God grabbed hold of me that summer of 2007, and I grabbed hold of him and refused to let go. I saw who I had been, but more importantly I saw who I could become. And that is what I longed for. I was surrounded with new friends who loved and encouraged me. Through the incredible ways of God, I ended up assisting at the Griffin Corps for the same officer who befriended my family when he could have just accepted my mom’s no. I was able to see the Army in all that it does, and I knew this is where God called me to be. It was when I went to Texas for disaster relief that I truly understood that God was calling me. He placed people in my life on that disaster team who helped me realize my true potential. He revealed to me that I would one day have red on my shoulders and that I would serve him the rest of my life.

God also helped me see the positive influence I could have on those around me. He has challenged me to be the kind of person who never meets a stranger, who has a word of encouragement for everyone and who is willing to risk themselves for others. And to think, I get to spend the rest of my life doing this for God as a Salvation Army officer, because … I am a Friend of Christ.

Applications Open for Olympic Mission Teams

Mission teams are being assembled to engage in outreach and sports ministry alongside the Olympic Games in Rio de Janeiro in August 2016. Applicants have just over two months to complete their registration to be part of The Salvation Army’s ministry at the first Olympics to be held in South America. Millions of spectators are expected to travel to Brazil, where The Salvation Army has been at work since 1922.

Major Dan Ford, a Southern officer, is the divisional commander in Rio. He speaks warmly of local Salvationists’ profound desire to serve on mission teams while their city is in the spotlight of the world’s media.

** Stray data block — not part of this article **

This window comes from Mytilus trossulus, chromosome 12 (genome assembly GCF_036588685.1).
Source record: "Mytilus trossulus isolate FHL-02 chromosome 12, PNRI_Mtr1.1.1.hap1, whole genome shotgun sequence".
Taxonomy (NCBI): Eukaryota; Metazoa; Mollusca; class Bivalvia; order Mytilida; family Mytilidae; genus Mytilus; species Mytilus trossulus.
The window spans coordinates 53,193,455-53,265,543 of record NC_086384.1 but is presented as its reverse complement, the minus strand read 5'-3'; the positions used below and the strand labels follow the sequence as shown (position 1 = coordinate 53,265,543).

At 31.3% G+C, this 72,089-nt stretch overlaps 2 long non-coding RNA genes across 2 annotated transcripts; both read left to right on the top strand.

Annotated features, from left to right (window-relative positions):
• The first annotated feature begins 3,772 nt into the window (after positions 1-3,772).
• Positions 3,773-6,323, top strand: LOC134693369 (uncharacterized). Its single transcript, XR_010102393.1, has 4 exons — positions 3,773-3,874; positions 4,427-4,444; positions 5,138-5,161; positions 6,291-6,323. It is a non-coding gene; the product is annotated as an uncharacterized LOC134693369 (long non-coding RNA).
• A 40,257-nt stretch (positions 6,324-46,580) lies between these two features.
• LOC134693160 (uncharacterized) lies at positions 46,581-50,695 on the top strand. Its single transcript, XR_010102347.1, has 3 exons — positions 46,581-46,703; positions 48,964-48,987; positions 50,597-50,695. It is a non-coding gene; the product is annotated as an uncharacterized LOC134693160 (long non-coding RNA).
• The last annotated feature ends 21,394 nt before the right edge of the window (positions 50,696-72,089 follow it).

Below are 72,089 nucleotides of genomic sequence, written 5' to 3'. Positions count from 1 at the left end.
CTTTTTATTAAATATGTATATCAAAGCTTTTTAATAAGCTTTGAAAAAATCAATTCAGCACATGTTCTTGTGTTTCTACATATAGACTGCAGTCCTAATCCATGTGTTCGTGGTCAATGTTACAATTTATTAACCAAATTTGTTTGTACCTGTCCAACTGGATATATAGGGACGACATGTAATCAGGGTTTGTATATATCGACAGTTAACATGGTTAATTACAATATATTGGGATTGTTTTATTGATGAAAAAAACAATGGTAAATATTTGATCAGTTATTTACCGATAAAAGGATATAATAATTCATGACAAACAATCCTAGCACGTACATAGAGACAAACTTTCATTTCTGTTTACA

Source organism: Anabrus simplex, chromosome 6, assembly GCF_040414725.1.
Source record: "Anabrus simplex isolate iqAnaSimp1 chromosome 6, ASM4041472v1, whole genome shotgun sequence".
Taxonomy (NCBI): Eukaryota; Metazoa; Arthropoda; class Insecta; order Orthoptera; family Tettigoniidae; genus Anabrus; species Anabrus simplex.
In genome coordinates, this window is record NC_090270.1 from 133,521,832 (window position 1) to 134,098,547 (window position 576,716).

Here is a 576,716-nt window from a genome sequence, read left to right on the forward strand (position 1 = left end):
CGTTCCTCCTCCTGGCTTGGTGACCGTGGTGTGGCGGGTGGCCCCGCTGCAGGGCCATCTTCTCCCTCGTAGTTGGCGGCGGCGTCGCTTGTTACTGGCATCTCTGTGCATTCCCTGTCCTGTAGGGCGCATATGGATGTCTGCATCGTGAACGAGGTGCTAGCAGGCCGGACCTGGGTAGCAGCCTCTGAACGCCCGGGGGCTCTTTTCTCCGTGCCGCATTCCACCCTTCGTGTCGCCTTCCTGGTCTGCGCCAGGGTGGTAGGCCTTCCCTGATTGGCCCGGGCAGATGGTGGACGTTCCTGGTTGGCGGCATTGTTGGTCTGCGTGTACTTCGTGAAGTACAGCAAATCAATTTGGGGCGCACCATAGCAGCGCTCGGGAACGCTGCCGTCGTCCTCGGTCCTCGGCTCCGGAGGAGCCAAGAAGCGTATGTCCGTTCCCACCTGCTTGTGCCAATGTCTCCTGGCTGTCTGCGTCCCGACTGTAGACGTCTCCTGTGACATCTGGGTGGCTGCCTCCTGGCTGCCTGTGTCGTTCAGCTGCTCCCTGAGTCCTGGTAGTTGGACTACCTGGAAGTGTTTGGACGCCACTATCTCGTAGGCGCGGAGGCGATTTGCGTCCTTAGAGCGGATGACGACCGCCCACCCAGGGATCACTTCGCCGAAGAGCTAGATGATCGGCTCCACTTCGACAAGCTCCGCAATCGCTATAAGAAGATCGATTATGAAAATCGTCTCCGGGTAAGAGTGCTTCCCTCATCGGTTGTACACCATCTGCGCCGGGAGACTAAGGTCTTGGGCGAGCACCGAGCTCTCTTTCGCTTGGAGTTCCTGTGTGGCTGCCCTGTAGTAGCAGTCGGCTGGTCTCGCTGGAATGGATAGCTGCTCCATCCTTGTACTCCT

“It’s not so much what they are going to do, but the fact that they are prepared to do something,” Major Ford said. “In particular, we’re aware of estimates that up to 40,000 sex workers will ply their trade in Rio during the event. Salvationists here have a real heart for those trapped in the sex trade, and are campaigning against human trafficking.” An initiative in the suburb of Niterói is already ministering to local women engaged in prostitution, offering non-judgmental counselling, refreshments and care packages.

The Salvation Army is also recruiting volunteer team members from around the world. In partnership with Brazilian para-church movement Braços Abertos (Open Arms), these teams are being brought together by Lt. Colonel David Bowles, Europe Zone sports ministry coordinator. He aims to build on similar initiatives undertaken in Brazil during the 2014 World Cup and in the UK during the London 2012 Games.

Several of The Salvation Army’s corps and centers in Rio are already using sport and other forms of recreation as a way to cement meaningful relationships in the community.

Two delegations of international volunteers will be needed to bolster the local team. Block A runs Aug. 3-13 with Block B following Aug. 13-23. Prospective volunteers are encouraged to visit the international sports ministry website at sar.my/rio2016 to find out more about the financial, practical and spiritual commitments required. The deadline for receiving applications is Feb. 29 2016.